The faint jet of flame was withdrawn in the ashes as suddenly as it had shot forth, and in the ensuing darkness, deeper for the contrast with that momentary illumination, it was not even a shadow that deftly mounted the ladder again and emerged into the sheeny twilight of the moonlit roof-room. Lean-der was somehow withheld for a moment motionless at the window; it may have been by compunction; it may have been by regret, if it be possible to the very young to definitely feel either. There was an intimation of pensive farewell in his large illumined eyes as they rested on the circle of familiar things about him—the budding trees, the well, with its great angular sweep against the sky, the still sward, the rail-fences glistening with the dew, the river with the moonlight in a silver blazonry on its lustrous dark surface, the encompassing shadows of the gloomy mountains. There was no sound, not even among the rippling shallows; he could hear naught but the pain of parting throbbing in his heart, and from the violin a faint continuous susurrus, as if it murmured half-asleep memories of the melodies that had thrilled its waking moments. It necessitated careful handling as he deftly let himself out of the window, the bow held in his mouth, the instrument in one arm, while the other hand clutched the boughs of a great holly-tree close beside the house. It was only the moonlight on those smooth, lustrous leaves, but it seemed as if smiling white faces looked suddenly down from among the shadows: at this lonely hour, with none awake to see, what, strange things may there not be astir in the world, what unmeasured, unknown forces, sometimes felt through is the dulling sleep of mortals, and then called dreams! As he stood breathless upon the ground the wind awoke. He heard it race around the corner of the house, bending the lilac bushes, and then it softly buffeted him full in the face and twirled his hat on the ground. As he stooped to pick it up he heard whispers and laughter in the lustrous boughs of the holly, and the gleaming faces shifted with the shadows. He looked fearfully over his shoulder; the rising wind might waken some one of the household. His "Neighbor" was, he knew, solicitous about the weather, and suspicious of its intentions lest it not hold fine till all the oats be sown. A pang wrung his heart; he remembered the long line of seasons when, planting corn in the pleasant spring days, his "Neighbor" had opened the furrow with the plough, and the "Captain" had followed, dropping the grains, and he had brought up the rear with his hoe, covering them over, while the clouds floated high in the air, and the mild sun shone, and the wind kept the shadows a-flicker, and the blackbird and the crow, complacently and craftily watching them from afar, seemed the only possible threatening of evil in all the world. He hastened to stiffen his resolve. He had need of it. Tyler Sudley had said that he did not know how the law stood, and for himself, he was not willing to risk his liberty on it. He gazed apprehensively upon the little batten shutter of the window of the room where Nehe-miah Yerby slept, expecting to see it slowly swing open and disclose him there. It did not stir, and gathering resolution from the terrors that had beset him when he fancied his opportunity threatened, he ran like a frightened deer fleetly down the road, and plunged into the dense forest. The wind kept him company, rollicking, quickening, coming and going in fitful gusts. He heard it die away, but now and again it was rustling among a double file of beech-trees all up the mountainside. He saw the commotion in their midst, the effect of swift movement as the scant foliage fluttered, then the white branches of the trees all a-swaying like glistening arms flung upward, as if some bevy of dryads sped up the hill in elusive rout through the fastnesses.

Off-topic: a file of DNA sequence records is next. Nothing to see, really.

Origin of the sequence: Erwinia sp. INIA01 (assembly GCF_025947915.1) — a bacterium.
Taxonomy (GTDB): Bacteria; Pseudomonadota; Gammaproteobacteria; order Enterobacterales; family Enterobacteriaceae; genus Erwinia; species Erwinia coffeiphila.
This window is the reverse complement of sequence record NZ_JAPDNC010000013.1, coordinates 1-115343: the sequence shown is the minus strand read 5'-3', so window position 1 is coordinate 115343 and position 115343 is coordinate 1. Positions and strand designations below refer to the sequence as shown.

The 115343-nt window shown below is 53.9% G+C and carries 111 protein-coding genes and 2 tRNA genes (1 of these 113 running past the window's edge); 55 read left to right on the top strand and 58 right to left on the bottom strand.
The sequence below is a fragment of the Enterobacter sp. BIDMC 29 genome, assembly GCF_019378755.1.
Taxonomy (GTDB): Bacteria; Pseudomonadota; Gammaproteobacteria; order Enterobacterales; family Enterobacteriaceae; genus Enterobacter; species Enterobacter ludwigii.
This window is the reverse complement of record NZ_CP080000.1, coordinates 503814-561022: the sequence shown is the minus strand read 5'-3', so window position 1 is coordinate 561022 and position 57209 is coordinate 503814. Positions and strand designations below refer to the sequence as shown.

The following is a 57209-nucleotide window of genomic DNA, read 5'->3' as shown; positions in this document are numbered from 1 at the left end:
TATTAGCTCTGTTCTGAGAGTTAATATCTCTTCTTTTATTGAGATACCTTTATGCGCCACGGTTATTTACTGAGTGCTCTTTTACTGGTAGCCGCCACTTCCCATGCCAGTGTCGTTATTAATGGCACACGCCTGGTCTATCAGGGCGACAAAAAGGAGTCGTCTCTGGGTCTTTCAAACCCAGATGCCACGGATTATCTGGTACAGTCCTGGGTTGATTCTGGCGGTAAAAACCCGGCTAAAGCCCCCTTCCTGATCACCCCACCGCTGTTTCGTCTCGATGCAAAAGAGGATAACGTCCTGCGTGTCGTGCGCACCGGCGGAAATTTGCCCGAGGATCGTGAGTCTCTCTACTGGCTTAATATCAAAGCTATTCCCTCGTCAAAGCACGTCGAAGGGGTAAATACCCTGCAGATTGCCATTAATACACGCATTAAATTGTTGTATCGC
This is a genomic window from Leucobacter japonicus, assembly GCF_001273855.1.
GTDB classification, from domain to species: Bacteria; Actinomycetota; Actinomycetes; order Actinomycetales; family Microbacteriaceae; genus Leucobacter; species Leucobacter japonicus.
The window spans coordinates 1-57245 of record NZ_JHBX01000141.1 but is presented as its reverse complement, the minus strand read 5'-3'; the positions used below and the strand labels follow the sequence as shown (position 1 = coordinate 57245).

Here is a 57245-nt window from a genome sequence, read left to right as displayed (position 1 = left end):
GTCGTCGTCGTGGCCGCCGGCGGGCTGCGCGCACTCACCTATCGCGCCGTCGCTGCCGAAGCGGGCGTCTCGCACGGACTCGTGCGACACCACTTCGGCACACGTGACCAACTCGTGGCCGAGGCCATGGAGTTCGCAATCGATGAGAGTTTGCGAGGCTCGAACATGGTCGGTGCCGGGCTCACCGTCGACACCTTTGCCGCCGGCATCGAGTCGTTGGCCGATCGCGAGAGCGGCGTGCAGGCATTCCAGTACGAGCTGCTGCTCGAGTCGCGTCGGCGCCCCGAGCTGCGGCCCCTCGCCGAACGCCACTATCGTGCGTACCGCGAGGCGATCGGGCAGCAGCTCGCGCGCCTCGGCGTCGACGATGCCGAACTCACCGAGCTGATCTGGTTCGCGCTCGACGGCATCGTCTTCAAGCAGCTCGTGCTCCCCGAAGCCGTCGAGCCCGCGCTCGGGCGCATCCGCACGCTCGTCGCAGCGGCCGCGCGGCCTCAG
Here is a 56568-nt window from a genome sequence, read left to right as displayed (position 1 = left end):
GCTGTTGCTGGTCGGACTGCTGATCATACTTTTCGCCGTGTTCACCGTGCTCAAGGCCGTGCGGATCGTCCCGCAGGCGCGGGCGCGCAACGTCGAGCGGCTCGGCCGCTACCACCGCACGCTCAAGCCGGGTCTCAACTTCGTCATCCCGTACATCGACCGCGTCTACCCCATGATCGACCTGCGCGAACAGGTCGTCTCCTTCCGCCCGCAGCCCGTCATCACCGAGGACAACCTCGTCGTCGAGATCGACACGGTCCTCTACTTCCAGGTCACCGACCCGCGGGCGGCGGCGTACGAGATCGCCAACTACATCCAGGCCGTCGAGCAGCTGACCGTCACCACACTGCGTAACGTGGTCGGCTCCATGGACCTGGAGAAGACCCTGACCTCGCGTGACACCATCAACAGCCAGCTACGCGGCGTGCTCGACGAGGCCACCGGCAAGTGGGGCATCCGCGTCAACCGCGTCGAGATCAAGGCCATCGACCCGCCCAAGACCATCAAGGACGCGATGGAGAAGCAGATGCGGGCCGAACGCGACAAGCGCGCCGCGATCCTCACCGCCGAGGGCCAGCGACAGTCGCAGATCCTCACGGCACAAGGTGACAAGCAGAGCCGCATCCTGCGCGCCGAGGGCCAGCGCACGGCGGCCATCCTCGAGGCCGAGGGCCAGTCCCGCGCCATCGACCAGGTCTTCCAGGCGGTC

The next day ushered in a tumult and excitement unparalleled in the history of the little log-cabin. When Leander's absence was discovered, and inquiry of the few neighbors and search of the vicinity proved fruitless, the fact of his flight and its motive were persistently forced upon Ne-hemiah Yerby's reluctant perceptions, with the destruction of his cherished scheme as a necessary sequence. With some wild craving for vengeance he sought to implicate Sudley as accessory to the mysterious disappearance. He found some small measure of solace in stumping up and down the floor before the hearth, furiously railing at the absent host, for Sudley had not yet relinquished the bootless quest, and indignantly upbraiding the forlorn, white-faced, grief-stricken Laurelia, who sat silent and stony, her faded eyes on the fire, heedless of his words. She held in her lap sundry closely-rolled knitted balls—the boy's socks that she had so carefully made and darned. A pile of his clothing lay at her feet. He had carried nothing but his fiddle and the clothes he stood in, and if she had had more tears she could have wept for his improvidence, for the prospective tatters and rents that must needs befall him in that unknown patchless life to which he had betaken himself.